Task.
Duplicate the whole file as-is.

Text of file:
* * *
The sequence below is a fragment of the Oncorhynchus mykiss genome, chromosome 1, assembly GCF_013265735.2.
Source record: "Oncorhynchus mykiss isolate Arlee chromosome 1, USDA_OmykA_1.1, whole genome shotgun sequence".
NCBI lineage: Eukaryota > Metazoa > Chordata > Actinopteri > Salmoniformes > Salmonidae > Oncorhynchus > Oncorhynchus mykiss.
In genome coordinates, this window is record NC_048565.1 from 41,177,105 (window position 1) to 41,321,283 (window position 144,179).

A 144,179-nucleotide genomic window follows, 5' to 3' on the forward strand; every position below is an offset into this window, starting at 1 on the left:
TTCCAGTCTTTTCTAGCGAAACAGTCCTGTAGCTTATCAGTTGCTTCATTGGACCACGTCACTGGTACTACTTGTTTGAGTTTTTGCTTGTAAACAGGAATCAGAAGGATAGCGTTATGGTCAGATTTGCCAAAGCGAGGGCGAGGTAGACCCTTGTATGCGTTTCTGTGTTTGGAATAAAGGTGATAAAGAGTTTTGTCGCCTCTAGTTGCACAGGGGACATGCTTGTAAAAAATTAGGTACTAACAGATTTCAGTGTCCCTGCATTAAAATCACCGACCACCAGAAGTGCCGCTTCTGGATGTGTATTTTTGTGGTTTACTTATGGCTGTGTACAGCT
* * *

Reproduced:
The sequence below is a fragment of the Oncorhynchus mykiss genome, chromosome 1, assembly GCF_013265735.2.
Source record: "Oncorhynchus mykiss isolate Arlee chromosome 1, USDA_OmykA_1.1, whole genome shotgun sequence".
NCBI lineage: Eukaryota > Metazoa > Chordata > Actinopteri > Salmoniformes > Salmonidae > Oncorhynchus > Oncorhynchus mykiss.
In genome coordinates, this window is record NC_048565.1 from 41,177,105 (window position 1) to 41,321,283 (window position 144,179).

A 144,179-nucleotide genomic window follows, 5' to 3' on the forward strand; every position below is an offset into this window, starting at 1 on the left:
TTCCAGTCTTTTCTAGCGAAACAGTCCTGTAGCTTATCAGTTGCTTCATTGGACCACGTCACTGGTACTACTTGTTTGAGTTTTTGCTTGTAAACAGGAATCAGAAGGATAGCGTTATGGTCAGATTTGCCAAAGCGAGGGCGAGGTAGACCCTTGTATGCGTTTCTGTGTTTGGAATAAAGGTGATAAAGAGTTTTGTCGCCTCTAGTTGCACAGGGGACATGCTTGTAAAAAATTAGGTACTAACAGATTTCAGTGTCCCTGCATTAAAATCACCGACCACCAGAAGTGCCGCTTCTGGATGTGTATTTTTGTGGTTTACTTATGGCTGTGTACAGCT